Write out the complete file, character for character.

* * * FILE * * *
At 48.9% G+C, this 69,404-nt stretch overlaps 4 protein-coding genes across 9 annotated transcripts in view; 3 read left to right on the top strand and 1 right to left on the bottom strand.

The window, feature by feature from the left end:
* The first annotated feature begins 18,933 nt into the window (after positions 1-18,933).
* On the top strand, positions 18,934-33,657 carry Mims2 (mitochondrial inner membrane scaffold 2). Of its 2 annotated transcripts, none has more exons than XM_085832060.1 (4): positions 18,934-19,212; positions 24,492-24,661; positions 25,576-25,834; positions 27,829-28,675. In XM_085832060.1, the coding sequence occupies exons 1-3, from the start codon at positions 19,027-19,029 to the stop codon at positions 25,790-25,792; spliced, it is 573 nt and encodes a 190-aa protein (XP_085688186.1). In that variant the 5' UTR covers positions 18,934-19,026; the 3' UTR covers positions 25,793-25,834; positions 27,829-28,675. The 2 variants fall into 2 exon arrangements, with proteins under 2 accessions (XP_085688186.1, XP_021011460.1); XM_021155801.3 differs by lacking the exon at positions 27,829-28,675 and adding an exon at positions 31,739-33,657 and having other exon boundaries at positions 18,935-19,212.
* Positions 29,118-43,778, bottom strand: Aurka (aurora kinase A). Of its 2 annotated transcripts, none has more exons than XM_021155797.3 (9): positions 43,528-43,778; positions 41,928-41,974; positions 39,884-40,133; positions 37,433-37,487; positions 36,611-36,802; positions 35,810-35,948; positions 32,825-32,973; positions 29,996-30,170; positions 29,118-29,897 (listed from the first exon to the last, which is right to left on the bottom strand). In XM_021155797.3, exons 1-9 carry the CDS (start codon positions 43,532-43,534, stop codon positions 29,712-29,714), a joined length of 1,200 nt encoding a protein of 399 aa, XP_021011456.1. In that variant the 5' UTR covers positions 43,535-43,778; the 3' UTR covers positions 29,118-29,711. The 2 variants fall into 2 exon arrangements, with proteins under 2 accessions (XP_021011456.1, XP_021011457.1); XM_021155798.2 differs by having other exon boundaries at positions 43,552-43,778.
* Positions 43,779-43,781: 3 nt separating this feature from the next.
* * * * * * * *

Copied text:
At 48.9% G+C, this 69,404-nt stretch overlaps 4 protein-coding genes across 9 annotated transcripts in view; 3 read left to right on the top strand and 1 right to left on the bottom strand.

The window, feature by feature from the left end:
* The first annotated feature begins 18,933 nt into the window (after positions 1-18,933).
* On the top strand, positions 18,934-33,657 carry Mims2 (mitochondrial inner membrane scaffold 2). Of its 2 annotated transcripts, none has more exons than XM_085832060.1 (4): positions 18,934-19,212; positions 24,492-24,661; positions 25,576-25,834; positions 27,829-28,675. In XM_085832060.1, the coding sequence occupies exons 1-3, from the start codon at positions 19,027-19,029 to the stop codon at positions 25,790-25,792; spliced, it is 573 nt and encodes a 190-aa protein (XP_085688186.1). In that variant the 5' UTR covers positions 18,934-19,026; the 3' UTR covers positions 25,793-25,834; positions 27,829-28,675. The 2 variants fall into 2 exon arrangements, with proteins under 2 accessions (XP_085688186.1, XP_021011460.1); XM_021155801.3 differs by lacking the exon at positions 27,829-28,675 and adding an exon at positions 31,739-33,657 and having other exon boundaries at positions 18,935-19,212.
* Positions 29,118-43,778, bottom strand: Aurka (aurora kinase A). Of its 2 annotated transcripts, none has more exons than XM_021155797.3 (9): positions 43,528-43,778; positions 41,928-41,974; positions 39,884-40,133; positions 37,433-37,487; positions 36,611-36,802; positions 35,810-35,948; positions 32,825-32,973; positions 29,996-30,170; positions 29,118-29,897 (listed from the first exon to the last, which is right to left on the bottom strand). In XM_021155797.3, exons 1-9 carry the CDS (start codon positions 43,532-43,534, stop codon positions 29,712-29,714), a joined length of 1,200 nt encoding a protein of 399 aa, XP_021011456.1. In that variant the 5' UTR covers positions 43,535-43,778; the 3' UTR covers positions 29,118-29,711. The 2 variants fall into 2 exon arrangements, with proteins under 2 accessions (XP_021011456.1, XP_021011457.1); XM_021155798.2 differs by having other exon boundaries at positions 43,552-43,778.
* Positions 43,779-43,781: 3 nt separating this feature from the next.